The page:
I will be teaching a section of the National Center for Preservation Technology and Training’s Advanced 3D Imaging and Morphometrics for Archaeologists workshop from October 15 – 18, 2018 in the Conservation Laboratory at the Arizona State Museum, on the campus of the University of Arizona.
Other instructors include Bernard K. Means, Loren Davis, and Michael Shott who will be discussing public archaeology and outreach, 3D projectile point analysis, and theory and methods, respectively.
The objective of this workshop is to share and discuss the latest uses of 3D imaging of archaeological artifacts in order to improve the utility and precision of analyses that employ 3D data to assess morphological variation. Additional discussions will cover topics related to digital curation and public archaeology, where the utility of 3D scans reach beyond traditional analyses. To accomplish this, we are bringing together selected experts to one location to share their expertise. This four-day event will include lectures, a hands-on practicum, data analysis demonstrations, and discussions of best practices and data curation.
Find more information, and to register to attend the workshop, click here or follow this link – https://www.ncptt.nps.gov/events/advanced-3d-imaging-and-morphometrics-for-archeologists/.
Analyses of ceramic vessel shape are neither new or novel; however, the relatively recent adoption of geometric morphometric (GM) methods by archaeologists provides a preview of the contribution of GM to the systematic and rigorous study of morphology as applied to material culture. This study is focused upon an analysis of Caddo bottle shapes for Belcher Engraved, Hickory Fine Engraved, Keno Trailed, Smithport Plain, and Taylor Engraved vessels from the Allen Plantation, Belcher Mound, Gahagan Mound, and Smithport Landing sites in the Clarence H. Webb collections from northwest Louisiana. Results indicate some significant relationships between bottle shape and size (allometry), bottle shape and type, and bottle shape and site. A test of morphological integration indicates that the bottles are significantly integrated, meaning that those discrete traits used to characterise their shape (rim, neck, body, and base) vary in a coordinated manner, highlighting significant integration between suites of attributes. The Smithport Plain and Hickory (Fine) Engraved bottles found at the Belcher Mound, Smithport Landing, and Gahagan Mound sites also provide evidence for two discrete (north–south) base and body shapes.
Access the article here, or by clicking on the image of the first page below.
The preprint of my forthcoming BTAS article that explores morphological variation for a sample of Smithport Plain Caddo bottles is now available for download on SocArXiv. The follow-up to this piece integrates Caddo bottles from the Bison B site in northwest Louisiana curated at Southern Methodist University. This analysis is an iterative extension of my ongoing work with Caddo ceramic morphology, to which new collections are regularly added. Each iterative improvement includes an analysis of the recently scanned ceramics, then presents the results of a subsequent analysis of the aggregated sample.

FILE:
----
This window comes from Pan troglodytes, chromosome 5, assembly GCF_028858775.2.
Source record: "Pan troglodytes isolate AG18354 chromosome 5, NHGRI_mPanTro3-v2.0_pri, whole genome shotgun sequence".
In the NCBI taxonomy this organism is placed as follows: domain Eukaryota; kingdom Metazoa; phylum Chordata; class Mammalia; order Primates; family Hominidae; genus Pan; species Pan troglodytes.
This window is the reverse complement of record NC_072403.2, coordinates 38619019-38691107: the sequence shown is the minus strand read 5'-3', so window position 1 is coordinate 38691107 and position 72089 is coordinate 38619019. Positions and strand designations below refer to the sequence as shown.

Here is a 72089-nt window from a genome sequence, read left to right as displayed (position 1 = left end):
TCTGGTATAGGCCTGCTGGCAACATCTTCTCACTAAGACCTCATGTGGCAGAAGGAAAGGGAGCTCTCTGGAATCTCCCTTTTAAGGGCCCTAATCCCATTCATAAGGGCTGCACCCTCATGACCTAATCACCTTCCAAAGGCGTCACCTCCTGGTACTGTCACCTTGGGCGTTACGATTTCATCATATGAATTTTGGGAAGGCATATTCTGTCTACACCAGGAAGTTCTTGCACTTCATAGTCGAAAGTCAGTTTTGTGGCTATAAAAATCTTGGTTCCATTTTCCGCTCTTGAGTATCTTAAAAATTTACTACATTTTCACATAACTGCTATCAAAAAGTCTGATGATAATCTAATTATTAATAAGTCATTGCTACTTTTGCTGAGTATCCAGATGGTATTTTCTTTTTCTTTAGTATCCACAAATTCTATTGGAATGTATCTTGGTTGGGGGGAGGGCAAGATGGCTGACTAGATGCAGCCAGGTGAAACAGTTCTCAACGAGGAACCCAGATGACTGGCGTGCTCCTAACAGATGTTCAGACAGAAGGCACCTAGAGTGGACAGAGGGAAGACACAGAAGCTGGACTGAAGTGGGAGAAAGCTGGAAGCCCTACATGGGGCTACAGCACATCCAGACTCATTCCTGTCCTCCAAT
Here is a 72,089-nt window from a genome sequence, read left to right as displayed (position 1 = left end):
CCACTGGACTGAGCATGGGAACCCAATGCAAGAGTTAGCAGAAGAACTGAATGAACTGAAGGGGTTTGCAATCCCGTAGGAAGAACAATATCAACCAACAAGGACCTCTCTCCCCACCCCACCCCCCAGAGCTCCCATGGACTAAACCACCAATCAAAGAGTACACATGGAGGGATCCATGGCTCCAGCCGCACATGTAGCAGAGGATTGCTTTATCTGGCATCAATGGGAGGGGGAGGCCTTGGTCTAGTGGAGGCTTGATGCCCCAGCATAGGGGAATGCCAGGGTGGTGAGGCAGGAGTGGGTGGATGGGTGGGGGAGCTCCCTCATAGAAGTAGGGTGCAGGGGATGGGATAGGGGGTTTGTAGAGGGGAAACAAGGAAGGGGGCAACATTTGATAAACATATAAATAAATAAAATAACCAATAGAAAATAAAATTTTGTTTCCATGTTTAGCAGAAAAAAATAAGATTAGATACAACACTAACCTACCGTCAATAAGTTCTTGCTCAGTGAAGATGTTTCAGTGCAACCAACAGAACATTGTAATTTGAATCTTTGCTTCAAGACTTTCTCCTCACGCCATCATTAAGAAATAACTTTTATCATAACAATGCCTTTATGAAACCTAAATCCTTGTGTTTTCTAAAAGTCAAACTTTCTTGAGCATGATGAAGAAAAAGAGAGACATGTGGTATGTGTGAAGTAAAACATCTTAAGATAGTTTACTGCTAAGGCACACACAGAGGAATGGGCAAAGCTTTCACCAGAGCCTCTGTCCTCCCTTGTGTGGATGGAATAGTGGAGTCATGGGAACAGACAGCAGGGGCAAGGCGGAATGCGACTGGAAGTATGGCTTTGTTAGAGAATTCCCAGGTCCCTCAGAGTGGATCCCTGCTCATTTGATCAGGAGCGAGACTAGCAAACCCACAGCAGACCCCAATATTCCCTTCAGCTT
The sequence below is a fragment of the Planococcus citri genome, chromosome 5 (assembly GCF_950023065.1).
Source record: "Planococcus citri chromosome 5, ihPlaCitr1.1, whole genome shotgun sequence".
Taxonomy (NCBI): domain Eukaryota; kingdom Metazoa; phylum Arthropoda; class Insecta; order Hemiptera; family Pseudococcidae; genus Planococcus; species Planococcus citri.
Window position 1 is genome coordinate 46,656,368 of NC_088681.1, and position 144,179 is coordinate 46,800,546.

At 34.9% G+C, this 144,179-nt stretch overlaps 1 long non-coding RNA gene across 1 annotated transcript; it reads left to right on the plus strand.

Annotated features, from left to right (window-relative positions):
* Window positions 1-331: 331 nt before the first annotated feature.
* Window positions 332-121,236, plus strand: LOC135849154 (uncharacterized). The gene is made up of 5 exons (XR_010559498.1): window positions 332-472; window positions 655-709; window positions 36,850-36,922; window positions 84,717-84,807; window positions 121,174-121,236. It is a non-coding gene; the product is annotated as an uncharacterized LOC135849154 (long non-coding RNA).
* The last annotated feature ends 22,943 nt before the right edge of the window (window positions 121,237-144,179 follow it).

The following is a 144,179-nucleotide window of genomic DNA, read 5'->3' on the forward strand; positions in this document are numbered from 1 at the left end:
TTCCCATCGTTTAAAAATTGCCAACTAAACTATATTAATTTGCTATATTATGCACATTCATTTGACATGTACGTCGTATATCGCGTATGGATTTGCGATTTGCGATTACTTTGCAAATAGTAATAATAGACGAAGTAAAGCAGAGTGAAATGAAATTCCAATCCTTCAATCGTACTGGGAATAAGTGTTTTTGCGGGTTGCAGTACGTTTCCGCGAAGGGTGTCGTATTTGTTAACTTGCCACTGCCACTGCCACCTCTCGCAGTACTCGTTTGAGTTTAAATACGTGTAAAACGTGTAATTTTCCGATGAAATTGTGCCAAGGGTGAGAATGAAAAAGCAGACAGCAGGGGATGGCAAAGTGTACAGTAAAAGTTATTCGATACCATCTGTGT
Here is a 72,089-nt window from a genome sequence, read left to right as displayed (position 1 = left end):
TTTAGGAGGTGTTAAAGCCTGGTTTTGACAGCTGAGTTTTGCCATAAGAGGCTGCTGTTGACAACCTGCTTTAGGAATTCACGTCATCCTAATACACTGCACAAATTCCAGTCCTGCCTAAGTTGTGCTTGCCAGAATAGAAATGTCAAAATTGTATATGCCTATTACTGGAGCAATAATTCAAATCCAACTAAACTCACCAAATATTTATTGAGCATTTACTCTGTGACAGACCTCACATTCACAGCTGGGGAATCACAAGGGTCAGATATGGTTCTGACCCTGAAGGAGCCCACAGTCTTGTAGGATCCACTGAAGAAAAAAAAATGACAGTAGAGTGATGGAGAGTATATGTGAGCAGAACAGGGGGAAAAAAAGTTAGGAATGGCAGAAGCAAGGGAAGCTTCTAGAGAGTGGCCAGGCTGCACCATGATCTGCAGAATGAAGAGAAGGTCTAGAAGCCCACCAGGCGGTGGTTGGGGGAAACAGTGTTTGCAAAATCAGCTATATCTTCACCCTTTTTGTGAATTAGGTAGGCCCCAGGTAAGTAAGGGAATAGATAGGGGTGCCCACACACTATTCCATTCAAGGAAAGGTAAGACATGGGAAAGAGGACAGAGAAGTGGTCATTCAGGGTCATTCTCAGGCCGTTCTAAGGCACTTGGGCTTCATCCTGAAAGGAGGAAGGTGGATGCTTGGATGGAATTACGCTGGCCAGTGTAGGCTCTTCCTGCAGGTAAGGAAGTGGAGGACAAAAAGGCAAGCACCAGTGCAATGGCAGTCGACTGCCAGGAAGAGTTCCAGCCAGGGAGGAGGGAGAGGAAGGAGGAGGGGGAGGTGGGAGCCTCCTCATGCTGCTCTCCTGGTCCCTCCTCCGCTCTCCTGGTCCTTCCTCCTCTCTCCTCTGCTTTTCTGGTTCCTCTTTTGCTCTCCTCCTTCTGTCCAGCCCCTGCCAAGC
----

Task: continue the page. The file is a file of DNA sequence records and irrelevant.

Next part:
Many thanks to the Caddo Nation of Oklahoma, the Williamson Museum at Northwestern State University, the Louisiana State Exhibit Museum, the Texas Archeological Research Laboratory, and the Louisiana State University (LSU) Museum of Natural Science for the requisite permissions and access needed to generate the 3D scans of the Caddo bottles used in this analysis. Development of the analytical workflow and production of 3D scans from the Clarence H. Webb collection was funded by a grant (P14AP00138) from the National Center for Preservation Technology and Training. Production of 3D scans for repatriated Caddo bottles from the Crenshaw Mound and the Pohler Collection was funded by a grant from the Caddo Nation of Oklahoma.
New article published in PaleoAmerica discussing some of the Paleoindian resources available on the Index of Texas Archaeology (https://www.tandfonline.com/doi/abs/10.1080/20555563.2018.1467686?journalCode=ypal20#metrics-content).
(2018). Paleoindian Archaeology and the Index of Texas Archaeology. PaleoAmerica: Vol. 4, No. 2, pp. 95-98.
Source: Paleoindian Archaeology and the Index of Texas Archaeology
Between February 8-11, 2016, selected artifacts from the Blackwater Draw National Historic Landmark (LA3324) were scanned in advance of a grant proposal to digitally aggregate the Clovis-era artifacts from the Clovis type site. These data were collected using a NextEngineHD running ScanStudioHD Pro, and post-processed in Geomagic Design X 2016.0.1. All data associated with this project are publicly available (open access) and accessible in Zenodo under a Creative Commons Attribution license, where they can be downloaded for use in additional projects and learning activities. These data have the capacity to augment a variety of research designs spanning the digital humanities, applications of geometric morphometrics, and many others. Additionally, these scans will augment a wide range of comparative research topics throughout the Americas and beyond. Reuse potential for these data is significant.
Unprocessed 3D data are included on the landing page, and links to the processed files are included in the data paper. Download the data paper here:: 3D Scan Data for Selected Artifacts from Blackwater Draw National Historic Landmark